A Four Year Cycle For Searches for ‘Olympics’ and ‘World Cup’
You will be unsurprised to hear that Google searches for ‘Olympics’ have peaked recently:-) As shown using the Google Insights tool to search for ‘Olympics’ we can spot a four-year cycle for such searches together with a slightly smaller peak two years before the Olympics which probably corresponds to the Winter Olympics.
The trends also help to identify a number of recent peaks which include:
A: Olympics: Rowers win Britain’s first gold at Olympics
B: Opening ceremony of the London
C: Olympics: London 2012 torch lit in Olympia
D: London Olympics to open with Duran Duran
E: 100 days to the London Olympics
F: Assad regime not welcome at Olympics
G: Queen to open 2012 Olympics
A similar search for “World Cup” again shows a clear 4-year cycle. But might the Google Insights tool help us to gain a better insight into trends for technological developments and help to provide indications of significant developments?
Helping to Spot Trends
The JISC Observatory provides a scanning function to detect early indications of technological developments which may have a significant impact on the higher education sector. How useful might Google Insights be for detecting or confirming trends? In order to see an answer to this question the Google Insights was used to analyse trends for several of the developments listed in the post giving My Predictions for 2012 together with a number of other developments which have generated interest recently.
The Google Insights search for “tablet computers” trend for shows a clear decline in interest until the beginning of 2010 – which coincided with speculation of the announcement of Apple’s first iPad Tablet. However the sharp decline in searches since the start of 2012 might suggest that Tablet computers have passed their peak which would seem surprising. Looking more closely at the trends we saw a similar decline in the early part of 2010 and 2011 which perhaps suggested that the peaks in December are due to Christmas shoppers. It will be interesting to observe how searches for the term development over the rest of the year. Perhaps the lesson for this example is that trend analyses may well be significantly affected by consumer patterns.
The second prediction I made for 2012 was that we would see a growth in a variety of “open practices” within the sector. However this term has not gained widespread acceptable with Google Insights picking up on use of this term when the British Lions announced public access to their practice sessions. The lesson for this example is that it may not be appropriate to look for meaningful trends for use of a general expression which may have a particular meaning in a higher education context. This might also be the case for a search for ‘open access’ which shows no growth in recent years, even when the trend analysis is restricted to the UK.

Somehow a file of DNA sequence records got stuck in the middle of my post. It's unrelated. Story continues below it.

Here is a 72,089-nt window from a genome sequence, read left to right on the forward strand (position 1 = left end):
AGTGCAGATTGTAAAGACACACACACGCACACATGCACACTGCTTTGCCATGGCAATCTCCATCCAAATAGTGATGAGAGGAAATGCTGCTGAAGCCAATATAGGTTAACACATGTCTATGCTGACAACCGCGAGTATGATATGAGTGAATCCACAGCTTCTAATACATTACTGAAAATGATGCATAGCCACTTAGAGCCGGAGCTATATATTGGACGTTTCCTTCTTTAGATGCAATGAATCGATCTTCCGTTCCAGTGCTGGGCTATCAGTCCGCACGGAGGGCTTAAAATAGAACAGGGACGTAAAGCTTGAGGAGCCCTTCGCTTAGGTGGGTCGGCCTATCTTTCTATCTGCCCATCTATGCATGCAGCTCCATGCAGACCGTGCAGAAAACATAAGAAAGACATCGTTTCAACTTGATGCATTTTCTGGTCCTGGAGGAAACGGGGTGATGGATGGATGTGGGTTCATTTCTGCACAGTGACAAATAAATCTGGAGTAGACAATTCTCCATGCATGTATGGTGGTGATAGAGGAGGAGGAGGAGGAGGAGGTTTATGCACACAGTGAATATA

Although the term ‘open access‘ may be used in a number of contexts, “learning analytics” probably has a more specific meaning which is directly relevant to the higher education sector. A search for this term suggests that that public interest began in September 2010 with a significant growth taking place in January 2012, which coincided with the announcement that Blackboard Opens Field Trial for Learning Analytics Solution.
The trends for ‘mobile web’ is probably unsurprising, with an increase in the number of searches starting to grow in June 2010 and a sharp growth beginning in May 2012.
The trends for searches for “Big data” show that there has been a steady growth since 2010. It was interesting that these two common words do not appear to have been used outside of their technical usage described in Wikipedia as “data sets so large and complex that they become awkward to work with using on-hand database management tools“.
The reflections on use of Google Insights to detect trends has helped to identify things to consider in using the service to gain a better insight into technological developments:
- Trend analyses for IT used by consumers may be significantly affected by consumer purchasing patterns.
- It may not be appropriate to look for meaningful trends for use of an expression which may have a general meaning in addition to a specific meaning when used in a higher educational context.
- It may be useful to look for trends in the UK if these may differ from global trends.
Finally if we look at the trends for searches for “Semantic Web” and “Linked Data” which are illustrated below we might conclude that Semantic Web has passed its prime but Linked Data in importance. Whilst some might argue that this is the case, another view is that the names given to IT developments and how they are marketed is important, in addition to the underlying value the developments may themselves have. Might Linked Data be being perceived as important because, in comparison with the Semantic Web, it is being actively marketed and promoted?
Twitter conversation from Topsy: [View]